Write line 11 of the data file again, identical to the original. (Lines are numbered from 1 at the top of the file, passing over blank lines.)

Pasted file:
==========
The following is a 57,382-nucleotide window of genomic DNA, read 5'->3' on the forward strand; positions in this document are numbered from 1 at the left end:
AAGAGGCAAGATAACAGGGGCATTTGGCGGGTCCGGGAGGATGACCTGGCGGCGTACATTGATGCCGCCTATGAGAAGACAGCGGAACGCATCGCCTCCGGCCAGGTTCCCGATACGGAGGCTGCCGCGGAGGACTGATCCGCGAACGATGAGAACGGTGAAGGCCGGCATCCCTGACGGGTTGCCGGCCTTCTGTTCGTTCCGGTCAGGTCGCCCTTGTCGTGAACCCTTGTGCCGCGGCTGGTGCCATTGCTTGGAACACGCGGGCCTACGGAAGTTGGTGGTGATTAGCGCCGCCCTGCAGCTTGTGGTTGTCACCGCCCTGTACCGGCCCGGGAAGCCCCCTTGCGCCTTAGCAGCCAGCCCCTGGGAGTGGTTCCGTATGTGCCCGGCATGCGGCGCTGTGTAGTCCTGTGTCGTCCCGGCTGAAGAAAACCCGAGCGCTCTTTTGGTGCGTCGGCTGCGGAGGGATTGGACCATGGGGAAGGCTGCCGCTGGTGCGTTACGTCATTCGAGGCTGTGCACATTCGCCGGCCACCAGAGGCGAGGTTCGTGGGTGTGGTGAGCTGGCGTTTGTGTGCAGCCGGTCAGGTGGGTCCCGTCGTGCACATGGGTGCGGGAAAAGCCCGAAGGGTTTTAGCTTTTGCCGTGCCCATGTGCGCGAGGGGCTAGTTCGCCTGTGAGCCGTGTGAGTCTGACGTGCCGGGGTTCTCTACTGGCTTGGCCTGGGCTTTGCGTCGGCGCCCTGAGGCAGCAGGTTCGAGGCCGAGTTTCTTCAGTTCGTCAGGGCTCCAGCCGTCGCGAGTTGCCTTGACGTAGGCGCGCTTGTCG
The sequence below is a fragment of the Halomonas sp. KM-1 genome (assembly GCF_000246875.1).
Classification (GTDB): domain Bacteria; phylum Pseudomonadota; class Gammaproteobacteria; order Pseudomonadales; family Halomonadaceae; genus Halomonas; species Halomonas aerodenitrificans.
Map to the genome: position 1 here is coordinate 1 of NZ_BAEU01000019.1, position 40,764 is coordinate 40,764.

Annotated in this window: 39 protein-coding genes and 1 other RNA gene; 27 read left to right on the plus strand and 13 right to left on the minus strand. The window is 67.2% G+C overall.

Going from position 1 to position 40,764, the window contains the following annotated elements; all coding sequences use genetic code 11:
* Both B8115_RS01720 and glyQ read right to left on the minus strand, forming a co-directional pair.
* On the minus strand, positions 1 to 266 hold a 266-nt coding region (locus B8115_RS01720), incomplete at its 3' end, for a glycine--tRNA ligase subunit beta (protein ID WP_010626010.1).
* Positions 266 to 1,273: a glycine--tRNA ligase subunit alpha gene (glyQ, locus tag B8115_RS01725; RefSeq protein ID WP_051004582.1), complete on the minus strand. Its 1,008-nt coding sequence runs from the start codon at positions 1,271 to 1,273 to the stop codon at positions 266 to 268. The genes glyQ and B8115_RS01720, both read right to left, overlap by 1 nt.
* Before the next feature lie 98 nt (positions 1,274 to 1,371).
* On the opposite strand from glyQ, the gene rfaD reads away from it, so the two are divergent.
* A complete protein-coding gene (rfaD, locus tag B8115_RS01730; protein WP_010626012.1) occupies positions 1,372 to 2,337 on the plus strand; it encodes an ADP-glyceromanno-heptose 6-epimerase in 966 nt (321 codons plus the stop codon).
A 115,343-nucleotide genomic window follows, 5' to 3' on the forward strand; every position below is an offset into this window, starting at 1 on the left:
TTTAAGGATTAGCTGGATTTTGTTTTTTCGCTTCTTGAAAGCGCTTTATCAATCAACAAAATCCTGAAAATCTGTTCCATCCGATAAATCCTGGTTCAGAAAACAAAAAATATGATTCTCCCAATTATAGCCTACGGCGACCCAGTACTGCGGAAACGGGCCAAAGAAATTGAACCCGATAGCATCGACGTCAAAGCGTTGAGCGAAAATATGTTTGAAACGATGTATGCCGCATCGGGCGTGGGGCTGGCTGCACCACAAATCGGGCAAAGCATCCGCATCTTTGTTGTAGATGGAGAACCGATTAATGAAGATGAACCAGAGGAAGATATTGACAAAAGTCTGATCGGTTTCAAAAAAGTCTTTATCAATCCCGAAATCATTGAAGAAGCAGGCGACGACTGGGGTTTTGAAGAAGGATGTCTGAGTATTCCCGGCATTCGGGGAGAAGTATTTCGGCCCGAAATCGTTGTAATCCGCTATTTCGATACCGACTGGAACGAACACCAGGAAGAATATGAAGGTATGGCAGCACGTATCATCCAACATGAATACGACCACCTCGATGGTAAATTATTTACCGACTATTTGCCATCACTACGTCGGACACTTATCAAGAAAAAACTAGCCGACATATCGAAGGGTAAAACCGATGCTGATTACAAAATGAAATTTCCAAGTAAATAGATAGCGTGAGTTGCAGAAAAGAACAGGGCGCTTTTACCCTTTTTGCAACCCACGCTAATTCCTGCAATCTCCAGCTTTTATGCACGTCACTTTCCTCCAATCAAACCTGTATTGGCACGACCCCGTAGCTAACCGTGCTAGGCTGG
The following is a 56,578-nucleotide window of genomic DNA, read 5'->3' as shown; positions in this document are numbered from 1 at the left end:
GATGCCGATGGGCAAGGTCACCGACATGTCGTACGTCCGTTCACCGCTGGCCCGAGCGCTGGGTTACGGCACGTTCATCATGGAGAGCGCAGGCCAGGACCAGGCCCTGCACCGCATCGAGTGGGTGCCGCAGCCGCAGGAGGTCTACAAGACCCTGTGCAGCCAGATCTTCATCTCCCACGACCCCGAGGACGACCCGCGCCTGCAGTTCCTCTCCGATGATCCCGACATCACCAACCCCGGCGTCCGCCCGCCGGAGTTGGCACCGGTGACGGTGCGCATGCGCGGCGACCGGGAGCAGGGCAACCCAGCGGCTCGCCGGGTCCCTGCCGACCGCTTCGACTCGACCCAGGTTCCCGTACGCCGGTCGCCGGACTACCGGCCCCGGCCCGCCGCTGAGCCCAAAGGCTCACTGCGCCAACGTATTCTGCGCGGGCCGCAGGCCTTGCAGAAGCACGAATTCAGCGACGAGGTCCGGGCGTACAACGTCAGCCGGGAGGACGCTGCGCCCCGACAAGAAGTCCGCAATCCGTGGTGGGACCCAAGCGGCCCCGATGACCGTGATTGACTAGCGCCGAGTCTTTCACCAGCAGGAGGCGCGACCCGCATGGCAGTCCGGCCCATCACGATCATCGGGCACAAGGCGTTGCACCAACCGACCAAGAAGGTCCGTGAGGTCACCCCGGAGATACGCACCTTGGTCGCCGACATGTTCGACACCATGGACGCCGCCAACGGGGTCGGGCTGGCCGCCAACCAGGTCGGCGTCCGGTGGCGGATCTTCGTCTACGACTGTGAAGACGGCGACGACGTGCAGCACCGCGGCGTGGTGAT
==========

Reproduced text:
* Before the next feature lie 98 nt (positions 1,274 to 1,371).